There is still a school of thought with the belief that this invasion was a combined attack by the AFRC and RUF as part of a joint criminal enterprise to destabilize and take control of the territory of Sierra Leone. An influential voice among this group is the Office of the Prosecutor (OTP) of the Special Court for Sierra Leone.

During the trials at the SCSL, Prosecutors have led evidence in support their position. Through several witnesses, first in the AFRC and RUF trials in Freetown, and reechoed in the Taylor trial in The Hague, Prosecutors have maintained that this operation was a combined AFRC-RUF affair, with support from that man now on trial in The Hague, Charles Taylor.

However, two sets of judges in the AFRC and RUF trials ruled in 2007 and 2008 respectively that the 1999 attack on Freetown was an AFRC affair and that the RUF had no involvement in it. The judges who presided over the AFRC trial now do the same in the Taylor trial. Despite these decisions, prosecutors have not given up. With renewed vigor, they have led witnesses who have testified in the Taylor trial that this was a combined AFRC-RUF attack as part of a joint criminal enterprise in which Taylor played a vital role. They allege that Taylor helped plan and finance this operation with supplies of arms and ammunition to RUF rebels. Proof that the RUF were involved in this attack could have a significant impact on the Taylor trial as an indirect way of linking Taylor to the atrocities of January 1999. Such is the importance put on this evidence that the Prosecution had as their final witness against Taylor, a 59 year old resident of Freetown, whose two arms were amputated in Freetown in January 1999.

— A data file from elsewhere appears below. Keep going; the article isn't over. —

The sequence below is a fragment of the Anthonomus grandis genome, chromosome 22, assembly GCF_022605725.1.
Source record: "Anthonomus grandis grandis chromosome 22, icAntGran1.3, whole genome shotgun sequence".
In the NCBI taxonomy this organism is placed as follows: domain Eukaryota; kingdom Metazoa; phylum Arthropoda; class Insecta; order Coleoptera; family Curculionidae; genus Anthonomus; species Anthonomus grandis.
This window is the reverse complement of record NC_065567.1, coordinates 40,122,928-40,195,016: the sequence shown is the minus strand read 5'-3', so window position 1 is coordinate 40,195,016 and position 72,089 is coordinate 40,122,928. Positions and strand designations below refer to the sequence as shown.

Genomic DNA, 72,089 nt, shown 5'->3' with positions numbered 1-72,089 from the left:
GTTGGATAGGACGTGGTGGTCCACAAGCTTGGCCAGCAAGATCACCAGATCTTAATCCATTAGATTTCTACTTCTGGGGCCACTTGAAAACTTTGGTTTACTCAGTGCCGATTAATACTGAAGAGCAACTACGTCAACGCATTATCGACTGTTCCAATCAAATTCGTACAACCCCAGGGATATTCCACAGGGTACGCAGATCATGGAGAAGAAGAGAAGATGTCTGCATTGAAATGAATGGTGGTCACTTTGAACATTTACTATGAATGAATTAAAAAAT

Defense lawyers for Taylor on their part have made all efforts to put this attack at the door step of the AFRC. When former signal commander for the RUF, Mohamed B. Kabbah testified as a prosecution witness against Taylor in September 2008, defense counsel Courtenay Griffiths subjected him to such rigorous cross-examination that he was forced to say that the RUF were not involved in the attack on Freetown. Kabbah had, however, earlier said that Taylor called RUF commander Sam Bockarie to congratulate the RUF for invading Freetown. After Kabbah's cross-examination, Taylor gave. Griffiths an open handshake in court, a sign of saying "well done."

Defense lawyers also brought in convicted former interim leader of the RUF, Issa Hassan Sesay, now serving a 52 year jail term for his role in the Sierra Leone conflict, to testify on behalf of Taylor. In his testimony, Sesay said that the RUF was not involved in the January 1999 invasion of Freetown. His comment in this regard prompted huge condemnation from Sierra Leoneans.